For me, today is a day of the supremely greatest joy.
Two years ago, I met Cernunnos for the very first time – no doubts, no complications, simply a vulnerability and an ecstasy and a whole new beginning. Two years ago, I was a stumbling little fawn seeking something meaningful – not just that, but something calling me. It was when I heard the name Cernunnos spoken by a friend that something in me said, I know Him. I know Him. Hunt Him. Find Him. He is Yours.
Two years ago, He was many things: a deeply fond Father at first, a Guardian who stood watch. Cernunnos-The-God wrapped me in His arms as my Father, confusing me yet always comforting me and helping me forward in my very frightening (and mistaken-laid!) stumbling in baby paganism, trying to figure out what I believed and what the world was like. When I dedicated myself to Him, six months later, for something much deeper, He became something mysterious that didn’t speak – an animal in the dark, two black eyes glinting in the night from the bushes. Something that transformed, always rounding the border of my vision and perception, testing both the heart of my oath and the resilience of my person.
Two years ago, I had no idea who I was. I was buried under rubble, and dust, and the weight of everyone else. Two years ago I was a tiny little thing, a tiny mouse sniffing her way out of her burrow not knowing she was going to become something much, much greater – that she was going to see new worlds, that she was going to transform and to evolve into Herself. I grew into the frame of my Seership, of shapeshifting and finally opening my eyes to a world where the gods walked. And I realized that this world was the world that I had always seen and sensed – the Mystery behind the workings of the world, the ultimate revelation.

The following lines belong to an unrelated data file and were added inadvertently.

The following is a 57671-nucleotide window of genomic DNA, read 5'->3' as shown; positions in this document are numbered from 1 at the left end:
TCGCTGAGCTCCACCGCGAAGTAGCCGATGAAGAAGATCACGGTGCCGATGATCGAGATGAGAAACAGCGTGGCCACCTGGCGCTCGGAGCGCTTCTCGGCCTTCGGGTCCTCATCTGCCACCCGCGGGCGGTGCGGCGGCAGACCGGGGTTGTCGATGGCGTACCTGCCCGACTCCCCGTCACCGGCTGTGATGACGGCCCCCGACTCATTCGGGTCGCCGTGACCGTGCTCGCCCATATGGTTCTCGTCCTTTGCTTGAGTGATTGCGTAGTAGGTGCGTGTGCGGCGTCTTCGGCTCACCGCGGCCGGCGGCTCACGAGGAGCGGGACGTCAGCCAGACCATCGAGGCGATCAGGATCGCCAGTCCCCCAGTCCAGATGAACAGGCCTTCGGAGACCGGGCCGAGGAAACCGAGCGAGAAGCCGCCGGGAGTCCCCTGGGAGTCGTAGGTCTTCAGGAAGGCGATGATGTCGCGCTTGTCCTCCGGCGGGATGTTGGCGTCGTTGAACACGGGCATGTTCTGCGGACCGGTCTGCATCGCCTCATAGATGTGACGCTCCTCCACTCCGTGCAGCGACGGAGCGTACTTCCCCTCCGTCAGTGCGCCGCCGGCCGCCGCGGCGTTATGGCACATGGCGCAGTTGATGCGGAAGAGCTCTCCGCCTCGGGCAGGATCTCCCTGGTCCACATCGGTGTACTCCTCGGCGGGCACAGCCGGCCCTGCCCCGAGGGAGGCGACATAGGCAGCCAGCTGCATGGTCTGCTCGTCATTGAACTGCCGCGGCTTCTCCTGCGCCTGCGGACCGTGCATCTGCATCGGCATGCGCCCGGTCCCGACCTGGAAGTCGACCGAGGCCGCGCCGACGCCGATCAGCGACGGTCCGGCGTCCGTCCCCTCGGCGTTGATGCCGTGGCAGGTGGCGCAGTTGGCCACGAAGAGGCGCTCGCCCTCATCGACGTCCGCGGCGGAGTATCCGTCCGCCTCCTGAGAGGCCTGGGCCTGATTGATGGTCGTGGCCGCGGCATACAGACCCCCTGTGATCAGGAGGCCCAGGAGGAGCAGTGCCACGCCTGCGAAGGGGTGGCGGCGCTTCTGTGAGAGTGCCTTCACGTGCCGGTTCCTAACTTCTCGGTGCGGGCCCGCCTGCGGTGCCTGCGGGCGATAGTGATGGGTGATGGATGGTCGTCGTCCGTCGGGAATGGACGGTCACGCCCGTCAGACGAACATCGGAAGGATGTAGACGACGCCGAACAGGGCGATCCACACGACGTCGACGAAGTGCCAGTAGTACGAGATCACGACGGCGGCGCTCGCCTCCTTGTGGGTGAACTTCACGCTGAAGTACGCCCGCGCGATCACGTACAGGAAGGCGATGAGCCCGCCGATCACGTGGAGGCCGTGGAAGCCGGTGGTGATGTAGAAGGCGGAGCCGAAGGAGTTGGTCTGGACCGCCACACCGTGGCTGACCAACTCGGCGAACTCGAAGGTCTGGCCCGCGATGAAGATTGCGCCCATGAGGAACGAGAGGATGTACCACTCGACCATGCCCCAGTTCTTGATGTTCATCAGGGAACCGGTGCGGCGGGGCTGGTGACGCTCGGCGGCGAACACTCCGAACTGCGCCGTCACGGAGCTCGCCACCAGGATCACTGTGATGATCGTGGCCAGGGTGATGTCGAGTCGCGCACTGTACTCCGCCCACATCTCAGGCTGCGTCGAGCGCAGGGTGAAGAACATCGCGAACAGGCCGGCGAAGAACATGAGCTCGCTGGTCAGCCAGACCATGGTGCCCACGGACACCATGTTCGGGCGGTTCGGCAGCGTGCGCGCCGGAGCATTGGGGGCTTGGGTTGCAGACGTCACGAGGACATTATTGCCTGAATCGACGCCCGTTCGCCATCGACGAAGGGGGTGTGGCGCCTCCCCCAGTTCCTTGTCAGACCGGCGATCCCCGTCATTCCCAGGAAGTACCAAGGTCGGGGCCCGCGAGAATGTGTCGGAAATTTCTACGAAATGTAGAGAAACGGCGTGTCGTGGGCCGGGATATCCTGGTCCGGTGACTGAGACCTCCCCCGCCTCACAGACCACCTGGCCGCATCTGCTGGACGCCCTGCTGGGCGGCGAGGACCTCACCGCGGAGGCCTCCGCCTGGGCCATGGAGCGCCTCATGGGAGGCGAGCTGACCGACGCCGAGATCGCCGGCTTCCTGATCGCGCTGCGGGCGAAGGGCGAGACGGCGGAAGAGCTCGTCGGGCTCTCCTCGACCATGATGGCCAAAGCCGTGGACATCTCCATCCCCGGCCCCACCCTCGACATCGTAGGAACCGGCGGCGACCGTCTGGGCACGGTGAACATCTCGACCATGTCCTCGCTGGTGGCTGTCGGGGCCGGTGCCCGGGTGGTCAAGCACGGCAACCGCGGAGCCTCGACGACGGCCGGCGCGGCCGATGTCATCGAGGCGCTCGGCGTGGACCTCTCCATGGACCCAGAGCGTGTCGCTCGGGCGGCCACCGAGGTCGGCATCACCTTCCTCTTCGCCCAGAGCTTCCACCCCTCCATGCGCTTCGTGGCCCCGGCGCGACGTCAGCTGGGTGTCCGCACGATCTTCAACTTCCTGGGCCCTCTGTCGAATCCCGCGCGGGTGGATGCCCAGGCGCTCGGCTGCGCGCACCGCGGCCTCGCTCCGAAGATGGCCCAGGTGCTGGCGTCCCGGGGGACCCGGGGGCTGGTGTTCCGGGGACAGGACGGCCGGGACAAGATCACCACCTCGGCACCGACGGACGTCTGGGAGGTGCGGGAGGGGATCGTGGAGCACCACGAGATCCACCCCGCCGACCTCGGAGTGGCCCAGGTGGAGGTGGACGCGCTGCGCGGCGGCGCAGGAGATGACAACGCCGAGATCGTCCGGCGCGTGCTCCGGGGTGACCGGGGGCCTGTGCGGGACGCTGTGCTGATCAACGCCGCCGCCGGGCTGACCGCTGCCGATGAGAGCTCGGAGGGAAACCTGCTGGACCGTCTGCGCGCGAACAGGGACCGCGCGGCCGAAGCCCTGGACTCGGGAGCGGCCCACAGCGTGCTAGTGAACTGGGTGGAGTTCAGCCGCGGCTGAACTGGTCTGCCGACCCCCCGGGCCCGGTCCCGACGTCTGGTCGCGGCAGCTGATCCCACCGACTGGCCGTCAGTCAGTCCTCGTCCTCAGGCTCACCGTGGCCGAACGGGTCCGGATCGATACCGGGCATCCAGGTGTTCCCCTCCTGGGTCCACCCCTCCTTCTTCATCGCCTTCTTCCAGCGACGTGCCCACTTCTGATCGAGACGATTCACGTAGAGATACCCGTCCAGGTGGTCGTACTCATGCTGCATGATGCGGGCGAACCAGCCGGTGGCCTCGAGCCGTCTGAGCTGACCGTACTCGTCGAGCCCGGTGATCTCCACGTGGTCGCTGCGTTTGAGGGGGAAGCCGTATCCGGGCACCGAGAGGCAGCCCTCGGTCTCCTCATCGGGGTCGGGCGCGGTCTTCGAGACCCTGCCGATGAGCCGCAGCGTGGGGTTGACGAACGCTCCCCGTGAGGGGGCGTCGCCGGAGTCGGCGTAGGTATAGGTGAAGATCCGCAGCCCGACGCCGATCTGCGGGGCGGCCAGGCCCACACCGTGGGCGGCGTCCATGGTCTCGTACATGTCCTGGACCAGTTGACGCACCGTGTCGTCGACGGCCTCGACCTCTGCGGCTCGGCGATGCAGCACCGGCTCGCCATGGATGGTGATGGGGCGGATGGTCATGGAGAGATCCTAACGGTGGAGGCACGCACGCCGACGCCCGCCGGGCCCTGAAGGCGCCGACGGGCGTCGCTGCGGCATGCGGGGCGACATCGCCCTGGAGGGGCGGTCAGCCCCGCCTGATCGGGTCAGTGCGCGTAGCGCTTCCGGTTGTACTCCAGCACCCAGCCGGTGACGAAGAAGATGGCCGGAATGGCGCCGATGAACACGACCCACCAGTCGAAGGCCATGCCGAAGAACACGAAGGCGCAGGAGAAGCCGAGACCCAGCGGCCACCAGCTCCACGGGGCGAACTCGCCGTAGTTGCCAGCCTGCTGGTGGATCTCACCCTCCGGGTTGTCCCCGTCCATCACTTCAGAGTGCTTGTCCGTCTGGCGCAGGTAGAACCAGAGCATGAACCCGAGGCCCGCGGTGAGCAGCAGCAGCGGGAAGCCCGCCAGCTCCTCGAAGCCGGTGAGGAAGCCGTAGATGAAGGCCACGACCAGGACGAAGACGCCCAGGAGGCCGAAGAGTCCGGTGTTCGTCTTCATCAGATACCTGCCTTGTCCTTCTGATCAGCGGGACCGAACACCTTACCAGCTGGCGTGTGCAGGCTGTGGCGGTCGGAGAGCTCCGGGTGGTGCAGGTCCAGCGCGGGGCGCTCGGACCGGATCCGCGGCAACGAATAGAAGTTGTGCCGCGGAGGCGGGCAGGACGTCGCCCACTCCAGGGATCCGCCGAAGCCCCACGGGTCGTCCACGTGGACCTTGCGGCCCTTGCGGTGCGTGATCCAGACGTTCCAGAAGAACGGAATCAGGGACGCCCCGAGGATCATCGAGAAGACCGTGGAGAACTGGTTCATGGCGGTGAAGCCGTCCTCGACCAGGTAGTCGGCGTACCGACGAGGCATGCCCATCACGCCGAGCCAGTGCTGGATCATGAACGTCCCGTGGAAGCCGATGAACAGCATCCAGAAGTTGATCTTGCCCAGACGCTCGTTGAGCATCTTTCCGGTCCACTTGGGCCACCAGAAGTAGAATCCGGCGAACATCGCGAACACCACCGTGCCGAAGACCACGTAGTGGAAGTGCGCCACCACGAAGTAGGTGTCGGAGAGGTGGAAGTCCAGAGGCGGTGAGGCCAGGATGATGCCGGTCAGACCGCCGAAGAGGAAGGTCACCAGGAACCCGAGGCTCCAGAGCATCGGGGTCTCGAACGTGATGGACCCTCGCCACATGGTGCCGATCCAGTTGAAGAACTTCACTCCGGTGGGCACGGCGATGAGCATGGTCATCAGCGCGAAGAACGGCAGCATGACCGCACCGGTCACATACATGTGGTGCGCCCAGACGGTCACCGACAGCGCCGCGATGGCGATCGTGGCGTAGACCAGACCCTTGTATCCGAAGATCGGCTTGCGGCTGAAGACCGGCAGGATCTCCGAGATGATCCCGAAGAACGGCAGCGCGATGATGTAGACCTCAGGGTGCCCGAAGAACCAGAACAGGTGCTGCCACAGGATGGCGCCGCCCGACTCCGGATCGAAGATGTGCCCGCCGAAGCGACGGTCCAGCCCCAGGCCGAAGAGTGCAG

And two years ago, from the moment I met Him, I knew I wanted to marry Him because I knew that I had done it before – past lives welled up, welcoming Him into me and me into Him. And I did in November of last year.
I am a witch with words, but there is no way possible (even artfully) to string words into a sentence that accurately describes what Cernunnos means to me. There is no way to properly express the gratitude, or the joy, or the bittersweetness, or the anticipation and excitement. Today will only be another reminder that there are some things that even I can’t craft on paper; I cannot translate the magnificence or magnitude of the most important god in my life, and I certainly won’t try.
However, a year ago, I did post the story of how we met: the context of my life and why Cernunnos coming into my life was such a powerful, important experience in my life. I used to write on my old blog, The Sinking Roots, which I began after this great experience. I’m reposting it here, like I will do every single year, word for word yet with one exception: the prayer at the end will always change, every year.
This post is already long enough — I put in a “read-more” tag for courtesy since the following post is almost 5000 words.
It’s been a year – a whole year – since The Horned One descended into my room on a Saturday morning and claimed presence in my life. I’m staring at the calendar right now, unable to actually believe it. A year. An actual year. (Funny, too, that it’s Father’s Day, as that was the first “side” of Him that I ever experienced).